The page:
‘Eating with the Enemy’ a positive experience for Catriona
Last Wednesday week, we saw Mullingar greyhound trainer Catriona Ni Dhuill come face to face with animal rights activist Amanda Large on Virgin Media’s Eating with the Enemy.
Catriona says the show, for which two strangers with opposing opinions sit down over a meal, was a largely positive experience for her.
"I have to say it was a brilliant being on the show, something different that you wouldn’t be doing in your everyday life. And I’ve had a great response to it."
A social media clip showing Catriona’s poem about her dog Tiny has notched up some 700 views.
While Catriona admits the conversation between her and Amanda did become "very heated at times", it was interesting to hear another person’s viewpoint.
"A lot of the heavy stuff about greyhounds was edited out, but what animal rights activists don’t realise is that there’s a big difference between animal rights and animal welfare. We’re all for animal welfare," Catriona told the Westmeath Examiner.
In fact, Catriona has for years been involved in the welfare end of greyhound racing, and is currently promoting the Irish Retired Greyhound Trust’s (IRGT) Foster to Adopt Scheme, adding that "there’s tremendous work being done behind the scenes".
In the end, the pair managed to bond over their shared love of dogs, and Catriona says her and Amanda have messaged since the show.
She said people should take care to make sure the animal rights groups they might consider supporting do, in fact, use funds raised for animal welfare. "Pity stories of course will tug at your heartstrings," she warned.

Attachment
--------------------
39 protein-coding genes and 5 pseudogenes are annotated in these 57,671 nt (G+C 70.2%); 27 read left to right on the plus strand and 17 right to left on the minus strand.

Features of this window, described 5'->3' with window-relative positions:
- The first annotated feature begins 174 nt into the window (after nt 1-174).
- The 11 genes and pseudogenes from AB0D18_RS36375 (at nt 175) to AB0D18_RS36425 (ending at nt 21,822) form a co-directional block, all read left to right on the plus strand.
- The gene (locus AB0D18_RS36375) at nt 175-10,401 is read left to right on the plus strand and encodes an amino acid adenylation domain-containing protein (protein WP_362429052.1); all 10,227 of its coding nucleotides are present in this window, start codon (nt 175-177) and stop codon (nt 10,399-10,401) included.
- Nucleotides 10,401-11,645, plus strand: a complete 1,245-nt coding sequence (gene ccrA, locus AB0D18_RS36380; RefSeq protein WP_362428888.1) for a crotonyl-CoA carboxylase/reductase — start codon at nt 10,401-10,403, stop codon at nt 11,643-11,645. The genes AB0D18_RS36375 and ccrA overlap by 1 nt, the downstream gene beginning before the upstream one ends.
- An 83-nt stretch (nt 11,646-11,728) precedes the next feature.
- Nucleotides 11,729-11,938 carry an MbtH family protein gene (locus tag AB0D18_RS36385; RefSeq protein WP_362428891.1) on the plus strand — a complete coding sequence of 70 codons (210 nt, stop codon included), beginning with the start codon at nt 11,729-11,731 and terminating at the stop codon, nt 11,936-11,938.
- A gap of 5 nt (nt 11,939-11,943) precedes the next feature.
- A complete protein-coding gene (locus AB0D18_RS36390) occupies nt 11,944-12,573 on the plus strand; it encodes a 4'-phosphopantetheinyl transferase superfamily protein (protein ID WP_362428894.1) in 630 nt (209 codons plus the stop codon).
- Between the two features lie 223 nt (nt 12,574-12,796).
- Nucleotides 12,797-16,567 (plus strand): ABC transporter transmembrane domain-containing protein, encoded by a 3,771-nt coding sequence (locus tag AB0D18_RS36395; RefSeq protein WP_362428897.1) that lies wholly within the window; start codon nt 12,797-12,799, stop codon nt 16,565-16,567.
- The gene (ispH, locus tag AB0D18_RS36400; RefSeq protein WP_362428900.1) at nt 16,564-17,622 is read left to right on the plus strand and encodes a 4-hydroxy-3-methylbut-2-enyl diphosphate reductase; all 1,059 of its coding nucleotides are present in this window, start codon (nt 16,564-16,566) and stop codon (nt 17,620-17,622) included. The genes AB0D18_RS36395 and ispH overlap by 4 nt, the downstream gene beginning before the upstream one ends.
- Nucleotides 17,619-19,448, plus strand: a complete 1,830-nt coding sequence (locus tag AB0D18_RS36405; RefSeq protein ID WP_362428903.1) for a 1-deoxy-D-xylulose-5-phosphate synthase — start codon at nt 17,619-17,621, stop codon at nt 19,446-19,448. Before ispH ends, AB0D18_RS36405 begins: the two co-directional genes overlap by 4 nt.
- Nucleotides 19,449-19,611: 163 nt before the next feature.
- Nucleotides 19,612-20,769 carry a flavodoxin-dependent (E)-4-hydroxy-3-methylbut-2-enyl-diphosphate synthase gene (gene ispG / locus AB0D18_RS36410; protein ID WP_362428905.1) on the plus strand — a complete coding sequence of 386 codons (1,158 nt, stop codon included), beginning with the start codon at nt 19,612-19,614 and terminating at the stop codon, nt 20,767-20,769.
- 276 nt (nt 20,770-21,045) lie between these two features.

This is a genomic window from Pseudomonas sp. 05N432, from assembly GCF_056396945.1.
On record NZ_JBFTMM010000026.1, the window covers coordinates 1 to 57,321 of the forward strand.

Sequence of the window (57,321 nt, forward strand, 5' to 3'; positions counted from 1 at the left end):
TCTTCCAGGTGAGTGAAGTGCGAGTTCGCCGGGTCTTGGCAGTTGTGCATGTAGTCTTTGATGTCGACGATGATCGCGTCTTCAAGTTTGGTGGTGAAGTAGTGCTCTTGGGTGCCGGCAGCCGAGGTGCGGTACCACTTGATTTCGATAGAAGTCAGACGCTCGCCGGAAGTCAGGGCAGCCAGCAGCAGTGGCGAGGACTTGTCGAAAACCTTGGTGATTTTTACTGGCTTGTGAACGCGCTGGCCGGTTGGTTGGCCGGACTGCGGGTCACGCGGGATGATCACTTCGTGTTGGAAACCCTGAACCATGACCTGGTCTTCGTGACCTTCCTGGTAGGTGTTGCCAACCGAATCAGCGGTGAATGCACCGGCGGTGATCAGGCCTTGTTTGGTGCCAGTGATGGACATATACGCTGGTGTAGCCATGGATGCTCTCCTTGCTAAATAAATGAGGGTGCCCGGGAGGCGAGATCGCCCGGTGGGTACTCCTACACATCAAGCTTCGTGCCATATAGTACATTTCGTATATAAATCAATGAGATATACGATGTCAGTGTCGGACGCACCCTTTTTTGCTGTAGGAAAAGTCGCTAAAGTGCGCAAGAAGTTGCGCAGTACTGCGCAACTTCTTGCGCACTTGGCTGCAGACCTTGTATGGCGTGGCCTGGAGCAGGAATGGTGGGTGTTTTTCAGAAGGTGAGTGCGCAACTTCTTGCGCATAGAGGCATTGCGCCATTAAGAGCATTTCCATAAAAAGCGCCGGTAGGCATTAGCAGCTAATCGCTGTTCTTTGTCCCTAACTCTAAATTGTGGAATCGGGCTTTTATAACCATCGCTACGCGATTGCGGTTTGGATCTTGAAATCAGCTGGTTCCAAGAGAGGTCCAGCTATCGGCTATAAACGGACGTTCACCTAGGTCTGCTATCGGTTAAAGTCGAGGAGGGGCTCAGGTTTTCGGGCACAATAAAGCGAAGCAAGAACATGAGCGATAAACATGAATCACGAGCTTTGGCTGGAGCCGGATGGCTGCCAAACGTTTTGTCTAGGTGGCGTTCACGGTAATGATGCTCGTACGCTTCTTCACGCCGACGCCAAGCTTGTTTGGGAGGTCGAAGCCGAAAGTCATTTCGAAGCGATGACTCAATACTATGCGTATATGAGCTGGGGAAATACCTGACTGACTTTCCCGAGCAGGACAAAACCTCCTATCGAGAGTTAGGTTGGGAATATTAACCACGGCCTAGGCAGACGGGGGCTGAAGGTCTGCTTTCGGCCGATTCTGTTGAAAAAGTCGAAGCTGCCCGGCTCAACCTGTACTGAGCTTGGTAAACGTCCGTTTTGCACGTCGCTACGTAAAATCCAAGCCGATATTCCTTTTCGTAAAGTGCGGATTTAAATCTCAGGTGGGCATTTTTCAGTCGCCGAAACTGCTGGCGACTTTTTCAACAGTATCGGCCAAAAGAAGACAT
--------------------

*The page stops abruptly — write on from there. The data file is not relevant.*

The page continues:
"What people don’t realise is that greyhounds are the only breed of dogs in Ireland that have their own government legislation. We get, as all owners do, unannounced kennel inspections from the greyhound authorities," Catriona said.
"There’s a 20-point checklist to make sure they’re in good condition, so any cowboys that are in the industry will be hunted out, and unfortunately, there’s always a few bad eggs in all walks of life."
Catriona owns 15 dogs, all of which are blood donors for sick dogs.
"That means they’re seen by a vet every three months, and a blood count is taken," Catriona said.
IRGT Irish Greyhound Trust
Catriona says the IRGT’s Foster to Adopt Scheme is great for anyone looking to foster or adopt a dog. "There’s no adoption fee, plus the IRGT does a home check. Every dog is neutered, microchipped, and comes with a pet passport. They each have seven-in-one yearly injection, which means they’re vaccinated against kennel cough and rabies, they’re also wormed and de-flead so you don’t have any expense for a long time.
"Last year they re-homed nearly 2,000 dogs, and this year with the pandemic everyone is adopting, which is great too."
Catriona has re-homed her racing greyhounds all over the world, and has been to visit some of them in their new homes in Belgium and Milan.
"I’d be lost without my own little dog ‘Tiny’. A home isn’t a home without a dog," she said.